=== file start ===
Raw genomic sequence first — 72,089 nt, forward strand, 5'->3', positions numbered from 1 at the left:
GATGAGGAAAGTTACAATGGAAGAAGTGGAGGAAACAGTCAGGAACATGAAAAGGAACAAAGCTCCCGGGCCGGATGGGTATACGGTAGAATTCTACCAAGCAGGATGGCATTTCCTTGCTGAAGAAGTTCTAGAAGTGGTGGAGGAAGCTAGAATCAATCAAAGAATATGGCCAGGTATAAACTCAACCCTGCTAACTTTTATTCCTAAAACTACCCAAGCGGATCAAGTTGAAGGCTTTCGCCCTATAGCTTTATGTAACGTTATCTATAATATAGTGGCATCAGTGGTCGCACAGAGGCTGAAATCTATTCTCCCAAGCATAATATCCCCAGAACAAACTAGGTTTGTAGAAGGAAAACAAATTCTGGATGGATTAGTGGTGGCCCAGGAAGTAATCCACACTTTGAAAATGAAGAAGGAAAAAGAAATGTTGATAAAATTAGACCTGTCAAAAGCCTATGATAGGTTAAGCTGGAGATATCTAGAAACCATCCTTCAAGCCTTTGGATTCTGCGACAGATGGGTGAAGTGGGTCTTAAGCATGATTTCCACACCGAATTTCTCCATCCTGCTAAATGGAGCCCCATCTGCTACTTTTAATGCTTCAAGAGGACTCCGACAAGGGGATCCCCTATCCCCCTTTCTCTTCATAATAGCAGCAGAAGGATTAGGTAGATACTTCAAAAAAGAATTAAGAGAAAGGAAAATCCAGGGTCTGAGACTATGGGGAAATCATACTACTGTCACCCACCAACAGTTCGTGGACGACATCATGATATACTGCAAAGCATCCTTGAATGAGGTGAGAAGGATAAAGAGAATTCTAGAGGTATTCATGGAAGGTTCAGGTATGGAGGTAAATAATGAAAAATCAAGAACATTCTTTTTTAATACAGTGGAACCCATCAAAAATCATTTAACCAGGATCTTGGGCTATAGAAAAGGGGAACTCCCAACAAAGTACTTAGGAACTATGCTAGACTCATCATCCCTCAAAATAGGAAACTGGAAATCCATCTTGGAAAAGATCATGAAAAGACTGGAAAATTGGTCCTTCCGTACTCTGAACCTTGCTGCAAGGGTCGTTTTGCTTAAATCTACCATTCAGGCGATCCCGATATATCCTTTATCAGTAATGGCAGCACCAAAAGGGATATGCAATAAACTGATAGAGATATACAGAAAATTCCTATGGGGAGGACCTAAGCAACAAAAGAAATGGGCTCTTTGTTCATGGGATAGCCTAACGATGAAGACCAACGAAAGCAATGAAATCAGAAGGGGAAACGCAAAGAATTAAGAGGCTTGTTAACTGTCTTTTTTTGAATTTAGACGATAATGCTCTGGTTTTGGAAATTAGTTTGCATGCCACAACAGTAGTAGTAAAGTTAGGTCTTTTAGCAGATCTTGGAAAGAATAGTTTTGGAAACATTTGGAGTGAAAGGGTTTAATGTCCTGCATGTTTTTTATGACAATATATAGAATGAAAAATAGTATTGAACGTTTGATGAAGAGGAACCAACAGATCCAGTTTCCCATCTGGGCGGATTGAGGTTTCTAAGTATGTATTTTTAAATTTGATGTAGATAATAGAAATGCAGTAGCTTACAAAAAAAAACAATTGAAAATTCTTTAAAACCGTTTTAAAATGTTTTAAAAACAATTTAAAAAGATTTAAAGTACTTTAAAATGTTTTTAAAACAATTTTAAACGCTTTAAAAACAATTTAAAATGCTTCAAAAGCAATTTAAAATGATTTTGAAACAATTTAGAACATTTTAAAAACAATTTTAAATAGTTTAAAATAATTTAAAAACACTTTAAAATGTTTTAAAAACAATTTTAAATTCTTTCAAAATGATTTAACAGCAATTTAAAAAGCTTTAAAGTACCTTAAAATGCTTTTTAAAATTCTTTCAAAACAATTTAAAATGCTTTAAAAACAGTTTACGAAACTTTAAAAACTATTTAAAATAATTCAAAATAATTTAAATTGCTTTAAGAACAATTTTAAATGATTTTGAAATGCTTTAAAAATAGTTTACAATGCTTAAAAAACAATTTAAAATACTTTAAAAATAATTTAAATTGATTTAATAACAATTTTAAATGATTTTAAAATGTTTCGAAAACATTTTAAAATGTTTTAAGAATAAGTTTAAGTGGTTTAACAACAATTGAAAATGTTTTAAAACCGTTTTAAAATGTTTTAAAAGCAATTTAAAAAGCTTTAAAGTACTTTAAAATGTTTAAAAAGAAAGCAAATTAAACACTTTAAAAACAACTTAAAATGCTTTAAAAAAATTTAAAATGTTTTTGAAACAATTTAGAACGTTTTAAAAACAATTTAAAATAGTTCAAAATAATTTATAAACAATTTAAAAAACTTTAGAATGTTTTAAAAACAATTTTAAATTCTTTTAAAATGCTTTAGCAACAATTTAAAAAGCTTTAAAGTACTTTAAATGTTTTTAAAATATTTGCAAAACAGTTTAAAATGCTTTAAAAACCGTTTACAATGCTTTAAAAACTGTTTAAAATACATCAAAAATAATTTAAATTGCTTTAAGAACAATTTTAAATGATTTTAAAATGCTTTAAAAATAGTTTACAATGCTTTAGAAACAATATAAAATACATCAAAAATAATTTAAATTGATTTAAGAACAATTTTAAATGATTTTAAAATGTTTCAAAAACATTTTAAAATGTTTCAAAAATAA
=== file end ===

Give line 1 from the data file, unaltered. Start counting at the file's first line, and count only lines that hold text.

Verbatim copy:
Raw genomic sequence first — 72,089 nt, forward strand, 5'->3', positions numbered from 1 at the left: